Imagine being able to take your time eating ice cream that doesn’t melt when you’re halfway through your treat. Well, you may be able to do just that in three (3) to five (5) years if it all goes according to plan.
A team of Scottish researchers have announced that they basically invented slow melting, long lasting ice cream. While the product is not based on some new, radically different recipe, it is based on a discovery that Cait MacPhee and Nicola Stanley recently made.
The duo manage to identify a naturally occurring protein called “BslA”, which enables ice cream to melt at a much slower pace in hot temperatures. And that’s not all. The protein also reduces the number of ice crystals that start forming on ice cream when people keep it in their freezer for too long.
Cait MacPhee, field expert working at the University of Edinburgh and lead researcher on the study, offered a statement to CBS News informing that she and Nicola Stanley “are predicting that you should be able to eat an ice cream cone without the ice cream dribbling down the side”.
The reason BslA works is that it makes fat droplets and air bubbles more stable when they’re part of a food mix. The protein is very safe as several Asian countries have been adding it to various foods, including Natto, a traditional soybean dish that’s typically served at breakfast, for a while now.
MacPhee informed that microbial communities protect themselves by producing BslA and turning it into a water repellent because this “protein goes to the outer surface of this community and makes a film that we dubbed a bacterial raincoat”.
She added that when other bugs try to come into the environment by attacking the friendly microbial communities, the invading forces are unable to reach them because they instantly bounce off. MacPhee is really impressed with these organisms and believes that they have “a pretty clever strategy”.
While the discovery may change the ice dessert as we know it, MacPhee admitted that it was somewhat accidental. When she and her colleague first started studying the microbial communities that make BslA, searching for ways to make ice cream better was not an objective for them. They just wanted to find out how well the protein behaves.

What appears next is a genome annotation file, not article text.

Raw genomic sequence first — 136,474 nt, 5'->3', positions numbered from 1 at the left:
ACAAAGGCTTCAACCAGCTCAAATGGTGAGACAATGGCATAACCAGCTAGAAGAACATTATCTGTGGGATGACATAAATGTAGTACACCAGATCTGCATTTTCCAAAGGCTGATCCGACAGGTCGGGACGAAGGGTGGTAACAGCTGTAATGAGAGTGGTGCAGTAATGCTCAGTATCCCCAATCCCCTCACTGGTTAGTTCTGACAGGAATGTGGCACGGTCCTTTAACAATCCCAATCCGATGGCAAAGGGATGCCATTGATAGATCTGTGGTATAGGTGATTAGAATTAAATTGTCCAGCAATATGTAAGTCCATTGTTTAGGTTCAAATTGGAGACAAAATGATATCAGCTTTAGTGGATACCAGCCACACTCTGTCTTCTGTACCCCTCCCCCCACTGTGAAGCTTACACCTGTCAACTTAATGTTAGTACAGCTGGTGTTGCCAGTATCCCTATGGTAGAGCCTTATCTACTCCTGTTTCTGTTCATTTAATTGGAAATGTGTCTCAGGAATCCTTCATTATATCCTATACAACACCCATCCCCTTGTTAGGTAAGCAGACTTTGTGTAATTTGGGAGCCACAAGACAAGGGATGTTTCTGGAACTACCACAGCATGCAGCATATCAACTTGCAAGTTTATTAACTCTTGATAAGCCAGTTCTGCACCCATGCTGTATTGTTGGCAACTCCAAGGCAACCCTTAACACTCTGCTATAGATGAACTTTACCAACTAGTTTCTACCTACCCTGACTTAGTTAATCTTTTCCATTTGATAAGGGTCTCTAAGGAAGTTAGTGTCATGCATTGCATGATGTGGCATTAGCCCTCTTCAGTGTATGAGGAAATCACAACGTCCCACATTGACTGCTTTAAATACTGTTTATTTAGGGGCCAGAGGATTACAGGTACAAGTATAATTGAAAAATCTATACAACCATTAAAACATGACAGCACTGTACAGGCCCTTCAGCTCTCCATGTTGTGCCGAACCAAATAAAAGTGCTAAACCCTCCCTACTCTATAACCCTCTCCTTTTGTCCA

But things changed when the researchers realized that these microbial communities are capable of forming the film because of an existing interface between the colony (which is wet) and the outside environment (which is air). Once they learned this, they immediately knew that BslA had the ability to stabilize air bubbles.
At the same time, the protein also has the ability to stabilize a mixture of water and oil, and is successful at coating solid surfaces. MacPhee said that this is exactly the combination that defines ice cream – presence of water and oil mixtures, presence of air bubbles, and presence of solid surfaces.
To prove their hypothesis, MacPhee and Stanley used lab equipment to make some vanilla flvored ice cream, with the slight adjustment of replacing the usual emulsifier with BslA. After analyzing the result, they concluded that the protein makes ice cream melt at a much slower pace and that it keeps ice crystals from covering the dessert as quickly.
Curiously, the duo did not think to taste the lab-made ice cream, but MacPhee is pretty sure that BslA doesn’t really change the taste or texture of the ice cream because the product’s structure is essentially the same.
If BslA is approved for use in the US, ice cream will not be the only product enhanced by it. Chocolate mousse and salad dressing will also be on that list.
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